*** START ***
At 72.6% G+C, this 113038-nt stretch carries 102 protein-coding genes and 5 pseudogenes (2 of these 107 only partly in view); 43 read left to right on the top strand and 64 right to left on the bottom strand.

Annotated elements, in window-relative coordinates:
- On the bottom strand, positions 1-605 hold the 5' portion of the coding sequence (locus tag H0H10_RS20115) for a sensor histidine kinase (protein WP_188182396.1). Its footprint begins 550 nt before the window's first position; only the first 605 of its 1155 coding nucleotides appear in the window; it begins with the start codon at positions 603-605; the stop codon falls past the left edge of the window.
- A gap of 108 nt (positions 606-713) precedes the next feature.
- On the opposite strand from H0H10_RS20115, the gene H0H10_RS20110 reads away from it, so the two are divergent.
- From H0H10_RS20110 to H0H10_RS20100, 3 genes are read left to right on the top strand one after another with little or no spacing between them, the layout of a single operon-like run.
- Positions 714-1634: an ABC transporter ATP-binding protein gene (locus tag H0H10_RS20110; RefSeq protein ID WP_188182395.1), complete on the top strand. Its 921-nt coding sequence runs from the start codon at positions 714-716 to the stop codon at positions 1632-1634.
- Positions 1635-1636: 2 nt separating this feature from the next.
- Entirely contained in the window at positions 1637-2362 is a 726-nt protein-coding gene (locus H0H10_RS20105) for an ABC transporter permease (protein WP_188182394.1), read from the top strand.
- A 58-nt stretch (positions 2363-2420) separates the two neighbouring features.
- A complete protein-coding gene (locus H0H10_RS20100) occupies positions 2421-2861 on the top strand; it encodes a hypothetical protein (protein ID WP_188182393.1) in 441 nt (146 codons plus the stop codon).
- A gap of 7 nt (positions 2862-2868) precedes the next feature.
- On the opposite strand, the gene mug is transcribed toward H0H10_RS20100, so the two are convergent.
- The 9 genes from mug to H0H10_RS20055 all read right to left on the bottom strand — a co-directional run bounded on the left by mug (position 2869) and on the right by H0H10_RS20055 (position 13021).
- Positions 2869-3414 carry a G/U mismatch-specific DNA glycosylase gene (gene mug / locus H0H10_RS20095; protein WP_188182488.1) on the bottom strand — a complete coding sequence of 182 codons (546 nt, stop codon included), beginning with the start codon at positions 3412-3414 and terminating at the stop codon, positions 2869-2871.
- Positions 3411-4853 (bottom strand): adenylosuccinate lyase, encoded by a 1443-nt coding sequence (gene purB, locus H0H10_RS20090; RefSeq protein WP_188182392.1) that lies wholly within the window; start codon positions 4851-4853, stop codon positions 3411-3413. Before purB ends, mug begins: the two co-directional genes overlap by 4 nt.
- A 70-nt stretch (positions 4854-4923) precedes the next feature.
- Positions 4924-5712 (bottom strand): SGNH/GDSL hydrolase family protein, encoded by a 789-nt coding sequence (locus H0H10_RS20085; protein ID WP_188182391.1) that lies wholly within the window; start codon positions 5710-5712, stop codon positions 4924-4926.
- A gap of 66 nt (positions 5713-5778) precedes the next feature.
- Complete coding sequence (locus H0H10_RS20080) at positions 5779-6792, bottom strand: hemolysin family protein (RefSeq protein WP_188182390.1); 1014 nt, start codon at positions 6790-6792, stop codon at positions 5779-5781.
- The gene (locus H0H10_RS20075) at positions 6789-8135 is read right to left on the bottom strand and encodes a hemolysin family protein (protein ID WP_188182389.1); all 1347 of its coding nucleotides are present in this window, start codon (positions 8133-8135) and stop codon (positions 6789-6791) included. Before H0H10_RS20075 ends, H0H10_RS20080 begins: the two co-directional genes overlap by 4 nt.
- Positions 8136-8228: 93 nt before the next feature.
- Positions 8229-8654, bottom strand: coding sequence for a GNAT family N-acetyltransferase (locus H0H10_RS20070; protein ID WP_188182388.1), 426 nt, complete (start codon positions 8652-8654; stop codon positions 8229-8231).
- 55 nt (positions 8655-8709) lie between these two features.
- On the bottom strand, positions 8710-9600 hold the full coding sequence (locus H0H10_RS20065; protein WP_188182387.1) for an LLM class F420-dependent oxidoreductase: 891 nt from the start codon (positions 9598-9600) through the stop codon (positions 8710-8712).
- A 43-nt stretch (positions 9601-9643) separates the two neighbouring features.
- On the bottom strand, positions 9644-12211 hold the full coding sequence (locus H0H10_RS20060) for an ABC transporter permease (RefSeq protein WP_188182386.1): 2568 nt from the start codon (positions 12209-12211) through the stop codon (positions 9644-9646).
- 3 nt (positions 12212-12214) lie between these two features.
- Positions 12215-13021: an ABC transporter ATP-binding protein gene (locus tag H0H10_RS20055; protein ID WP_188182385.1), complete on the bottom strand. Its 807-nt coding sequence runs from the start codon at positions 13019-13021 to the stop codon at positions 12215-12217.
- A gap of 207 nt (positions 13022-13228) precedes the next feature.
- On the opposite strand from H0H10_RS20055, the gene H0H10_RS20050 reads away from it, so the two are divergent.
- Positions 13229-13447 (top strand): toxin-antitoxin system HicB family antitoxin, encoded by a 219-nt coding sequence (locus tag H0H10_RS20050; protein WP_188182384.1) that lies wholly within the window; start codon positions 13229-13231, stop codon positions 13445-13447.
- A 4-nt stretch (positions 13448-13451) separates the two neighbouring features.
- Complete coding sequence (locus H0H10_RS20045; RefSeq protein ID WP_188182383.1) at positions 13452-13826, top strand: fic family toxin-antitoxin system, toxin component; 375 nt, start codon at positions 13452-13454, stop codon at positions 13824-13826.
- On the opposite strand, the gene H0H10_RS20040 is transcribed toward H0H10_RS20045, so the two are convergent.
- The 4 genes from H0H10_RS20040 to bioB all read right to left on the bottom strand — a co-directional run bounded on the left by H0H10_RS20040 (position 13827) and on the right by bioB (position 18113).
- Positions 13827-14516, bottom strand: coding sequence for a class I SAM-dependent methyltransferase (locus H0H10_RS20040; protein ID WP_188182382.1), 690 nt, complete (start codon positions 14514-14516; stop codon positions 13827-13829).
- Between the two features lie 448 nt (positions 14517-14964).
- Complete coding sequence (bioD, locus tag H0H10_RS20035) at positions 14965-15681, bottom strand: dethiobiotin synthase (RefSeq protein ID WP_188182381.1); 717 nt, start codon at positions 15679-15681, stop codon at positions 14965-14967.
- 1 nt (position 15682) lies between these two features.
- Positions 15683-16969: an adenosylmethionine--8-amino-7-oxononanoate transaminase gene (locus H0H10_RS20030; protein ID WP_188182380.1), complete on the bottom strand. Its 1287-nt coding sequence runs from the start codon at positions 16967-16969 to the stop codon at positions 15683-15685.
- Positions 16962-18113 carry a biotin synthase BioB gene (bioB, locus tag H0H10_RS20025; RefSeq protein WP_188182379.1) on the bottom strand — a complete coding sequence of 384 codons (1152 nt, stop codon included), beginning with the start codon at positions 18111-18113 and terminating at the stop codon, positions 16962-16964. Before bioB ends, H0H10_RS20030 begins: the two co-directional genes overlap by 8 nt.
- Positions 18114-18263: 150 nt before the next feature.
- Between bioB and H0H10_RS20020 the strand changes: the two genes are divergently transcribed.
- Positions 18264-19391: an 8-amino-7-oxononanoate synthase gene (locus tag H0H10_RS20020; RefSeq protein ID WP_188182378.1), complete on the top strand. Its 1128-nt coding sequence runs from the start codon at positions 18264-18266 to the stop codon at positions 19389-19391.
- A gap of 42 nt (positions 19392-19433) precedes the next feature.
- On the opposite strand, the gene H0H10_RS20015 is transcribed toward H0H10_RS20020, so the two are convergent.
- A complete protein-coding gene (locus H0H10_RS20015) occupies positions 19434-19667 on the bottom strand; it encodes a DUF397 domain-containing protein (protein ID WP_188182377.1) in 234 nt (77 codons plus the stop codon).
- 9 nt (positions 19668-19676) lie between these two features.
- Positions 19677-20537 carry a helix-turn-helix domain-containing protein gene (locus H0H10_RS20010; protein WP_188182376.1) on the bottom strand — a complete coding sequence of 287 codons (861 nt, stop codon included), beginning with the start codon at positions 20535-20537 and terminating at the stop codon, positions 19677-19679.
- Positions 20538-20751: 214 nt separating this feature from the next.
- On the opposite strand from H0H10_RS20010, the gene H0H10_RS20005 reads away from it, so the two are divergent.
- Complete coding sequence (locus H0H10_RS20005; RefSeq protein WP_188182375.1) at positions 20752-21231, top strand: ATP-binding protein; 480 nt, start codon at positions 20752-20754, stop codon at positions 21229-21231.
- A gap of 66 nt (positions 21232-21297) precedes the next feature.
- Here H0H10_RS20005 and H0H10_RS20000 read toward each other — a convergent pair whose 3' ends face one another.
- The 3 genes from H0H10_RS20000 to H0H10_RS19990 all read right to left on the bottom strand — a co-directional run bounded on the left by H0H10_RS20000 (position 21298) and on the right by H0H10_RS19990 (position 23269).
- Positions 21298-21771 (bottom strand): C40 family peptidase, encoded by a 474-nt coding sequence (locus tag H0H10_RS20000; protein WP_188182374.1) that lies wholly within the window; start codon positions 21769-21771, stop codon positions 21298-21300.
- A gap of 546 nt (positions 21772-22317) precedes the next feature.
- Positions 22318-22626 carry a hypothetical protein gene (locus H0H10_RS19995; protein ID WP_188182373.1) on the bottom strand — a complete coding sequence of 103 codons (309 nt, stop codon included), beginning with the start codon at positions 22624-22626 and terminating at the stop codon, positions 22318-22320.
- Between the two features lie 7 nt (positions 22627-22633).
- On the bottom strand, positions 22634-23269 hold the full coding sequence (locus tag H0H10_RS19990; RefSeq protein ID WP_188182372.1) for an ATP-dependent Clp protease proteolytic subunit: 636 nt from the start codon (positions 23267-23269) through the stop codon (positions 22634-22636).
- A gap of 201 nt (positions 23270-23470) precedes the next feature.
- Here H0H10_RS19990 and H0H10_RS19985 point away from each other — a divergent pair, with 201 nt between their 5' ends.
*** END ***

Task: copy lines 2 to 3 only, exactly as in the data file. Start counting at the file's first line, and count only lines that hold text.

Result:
Annotated elements, in window-relative coordinates:
- On the bottom strand, positions 1-605 hold the 5' portion of the coding sequence (locus tag H0H10_RS20115) for a sensor histidine kinase (protein WP_188182396.1). Its footprint begins 550 nt before the window's first position; only the first 605 of its 1155 coding nucleotides appear in the window; it begins with the start codon at positions 603-605; the stop codon falls past the left edge of the window.